growth as a person. By going to catechism lessons and learning more about the spiritual

world, Antonio begins to ponder many different thoughts and ideas. By not knowing what

he quite believes in yet, Antonio has many options. Not only is he faced with the problem

of his future, but with what God is the right God to believe in or is there really just one. I

am a Catholic, I stuttered, I can believe only in the God of the church… But I want to

believe,[in the Golden Carp] (W107). This intense experience and troubling matter is

one in which Antonio shares with the reader from the beginning of the story to the end of

the story. A similar case in which Antonio must learn from is when he witnesses the

deaths throughout the book. While Antonio has a talk with his father, he explains

different things about life to Antonio. Understanding comes with life…as a man grows he

sees life and death, he is happy and sad, he works, plays, meets people – sometimes it

takes a lifetime to acquire understanding (W-248). Although, he may have witnessed too

much of death at one time, Antonio learns from it and grows as a person. The examples

within the story represent the fact that one is to take the experiences throughout his/her

life and gain strength from them.

Bless Me, Ultima offers a sense of beauty by the great usage and placement of

style and imagery. Throughout the book Anaya uses metaphors and similes to effectively

relay different messages. This is shown when Cico is showing Antonio the Golden Carp.

Cico s eyes remained glued on the dark waters. His body was motionless, like a spring

awaiting release…it was just one of those places where one can communicate only in

whispers, like church. (W-113) To amplify the fact that Cico was excitedly awaiting the

Golden Carp s arrival, a simile is used. Not only is the fact then recognized by the reader

but it enhances the overall grace and ease with which the story flows. A wonderful form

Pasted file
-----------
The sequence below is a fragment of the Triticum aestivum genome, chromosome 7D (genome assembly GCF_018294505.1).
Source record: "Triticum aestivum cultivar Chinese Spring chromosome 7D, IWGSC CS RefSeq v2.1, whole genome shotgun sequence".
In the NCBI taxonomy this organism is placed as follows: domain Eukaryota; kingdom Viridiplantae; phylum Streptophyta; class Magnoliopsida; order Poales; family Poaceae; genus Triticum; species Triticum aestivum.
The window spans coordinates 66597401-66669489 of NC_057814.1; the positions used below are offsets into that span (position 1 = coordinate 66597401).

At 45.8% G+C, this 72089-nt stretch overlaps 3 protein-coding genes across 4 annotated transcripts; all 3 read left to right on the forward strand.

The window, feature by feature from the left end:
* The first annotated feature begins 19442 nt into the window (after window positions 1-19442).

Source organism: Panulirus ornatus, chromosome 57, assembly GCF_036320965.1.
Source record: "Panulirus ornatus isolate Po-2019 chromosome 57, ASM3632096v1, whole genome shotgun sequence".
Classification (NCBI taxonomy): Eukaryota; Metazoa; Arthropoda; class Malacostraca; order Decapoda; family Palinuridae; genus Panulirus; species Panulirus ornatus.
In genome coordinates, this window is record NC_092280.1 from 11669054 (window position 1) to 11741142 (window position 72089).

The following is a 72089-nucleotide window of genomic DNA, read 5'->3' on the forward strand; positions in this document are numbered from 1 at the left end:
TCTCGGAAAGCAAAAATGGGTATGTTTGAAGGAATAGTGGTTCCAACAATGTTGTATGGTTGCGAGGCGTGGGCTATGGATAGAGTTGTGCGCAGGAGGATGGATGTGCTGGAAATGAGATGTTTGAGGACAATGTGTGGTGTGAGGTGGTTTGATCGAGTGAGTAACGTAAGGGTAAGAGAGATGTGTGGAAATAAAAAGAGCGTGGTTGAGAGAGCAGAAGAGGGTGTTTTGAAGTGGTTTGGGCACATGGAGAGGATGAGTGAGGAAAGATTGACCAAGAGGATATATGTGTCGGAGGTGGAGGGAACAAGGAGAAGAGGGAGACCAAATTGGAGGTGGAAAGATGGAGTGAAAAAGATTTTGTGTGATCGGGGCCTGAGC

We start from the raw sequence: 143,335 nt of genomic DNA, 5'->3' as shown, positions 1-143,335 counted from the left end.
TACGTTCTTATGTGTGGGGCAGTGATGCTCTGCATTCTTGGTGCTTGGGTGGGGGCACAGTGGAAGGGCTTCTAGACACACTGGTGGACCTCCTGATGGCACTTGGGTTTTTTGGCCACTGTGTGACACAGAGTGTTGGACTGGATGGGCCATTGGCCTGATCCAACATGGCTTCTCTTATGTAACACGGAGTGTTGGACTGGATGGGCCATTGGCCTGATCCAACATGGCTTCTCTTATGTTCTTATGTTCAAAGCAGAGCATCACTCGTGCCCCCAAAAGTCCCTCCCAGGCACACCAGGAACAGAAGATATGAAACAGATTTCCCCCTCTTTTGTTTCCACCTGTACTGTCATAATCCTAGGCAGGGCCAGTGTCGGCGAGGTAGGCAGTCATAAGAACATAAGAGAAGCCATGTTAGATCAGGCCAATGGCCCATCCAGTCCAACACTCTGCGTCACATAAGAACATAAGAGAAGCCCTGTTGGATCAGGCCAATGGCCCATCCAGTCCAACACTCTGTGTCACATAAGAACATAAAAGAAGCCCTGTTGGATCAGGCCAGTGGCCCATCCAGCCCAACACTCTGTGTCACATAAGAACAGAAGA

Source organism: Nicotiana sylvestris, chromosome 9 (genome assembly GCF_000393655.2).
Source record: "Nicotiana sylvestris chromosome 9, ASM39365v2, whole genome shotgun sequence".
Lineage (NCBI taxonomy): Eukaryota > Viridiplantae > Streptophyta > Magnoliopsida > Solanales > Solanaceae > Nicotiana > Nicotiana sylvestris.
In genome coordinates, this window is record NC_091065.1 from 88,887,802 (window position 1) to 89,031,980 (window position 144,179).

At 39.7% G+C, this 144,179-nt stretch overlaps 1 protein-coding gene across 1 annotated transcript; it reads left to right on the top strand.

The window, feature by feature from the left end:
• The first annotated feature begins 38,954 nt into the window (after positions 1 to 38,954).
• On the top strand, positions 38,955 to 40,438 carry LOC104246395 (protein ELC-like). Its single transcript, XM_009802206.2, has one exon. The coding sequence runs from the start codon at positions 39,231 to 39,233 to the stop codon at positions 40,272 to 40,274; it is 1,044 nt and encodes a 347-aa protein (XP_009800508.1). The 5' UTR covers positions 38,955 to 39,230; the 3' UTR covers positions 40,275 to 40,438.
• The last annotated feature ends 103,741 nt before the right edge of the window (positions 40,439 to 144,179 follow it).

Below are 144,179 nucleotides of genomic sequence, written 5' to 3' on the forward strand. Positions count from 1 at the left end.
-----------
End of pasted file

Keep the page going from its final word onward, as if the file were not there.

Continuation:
of imagery is presented to the reader when Cico and Antonio are walking through

Narciso s garden. Everywhere I looked there were fruit-laden trees and rows and rows

of vegetables…The ground was soft to walk on. The fragrance of sun-dazzling flowers

was deep, and soft, and beautiful. (W-108) By using such descriptive language, one is

able to better comprehend the abundance of extravagant fruits and vegetables that are

contained within Narciso s garden. Without such imagery being used, one would not

know how awestruck Antonio was upon entering the garden or what made the garden

better than any others.

Collectively, Bless Me, Ultima has many strengths and very few weaknesses. It s

wonderful characterization, enticing imagery, and stunning universality are only the

beginning of the positive aspects of this book. Those of which are all important factors to

the contribution of making the story as impressionable as it is. Although, the only truly

negative element of this book is the reoccurrence of death. Some readers may see it as

being a bit too dissenting for the manner in which the rest of the story was written. Also,

it can seem quite unrealistic for a child of this nature to have seen so much during such a

short time span. Although, the overall worth of the novel is enhanced due to the

increasing amount of depth as the story unfolds. It is a book in which one can learn

something from after reading it time and again. In its entirety, Bless Me, Ultima is a

creative, exciting, knowledgeable, and heart warming story all in one.

Other articles

Bless Me Ultima Tony

The essays are ideal for those taking examinations in English Literature.

Bless Me Ultima Tony

Sample essay topic, essay writing: Bless Me Ultima - Tony - 788 words

Blood becomes the river. The human race dies and only the 'she-goats and the he-goats' remain (176). The lake 'cracked with laughter of madness' and the 'ghosts stood and walked upon the shore' (120). Who dares dream such gruesome images? Only Antonio Marez. He argues with God and the Virgin Mary.

He commutes with the dead; the dead asks him for blessings. Just who is this Tony person! You might not believe that this is only a seven year old kid, but he is the hero of Rudolfo Anaya's Bless Me, Ultima. Tony is valiant, and this courage sometimes reflects his curiously precocious nature. Precocious he is, he still is in constant mental ambivalence. When I say Tony is brave, I don't mean that he fights demons or kill dragons, but rather that he stands for what he believe is right and he is not afraid to go to extreme measures to protect the people he love. He shows that he is a 'man of the llano' when he 'does[n't] run from a fight' even when confronted with Horse, the notorious bully (37)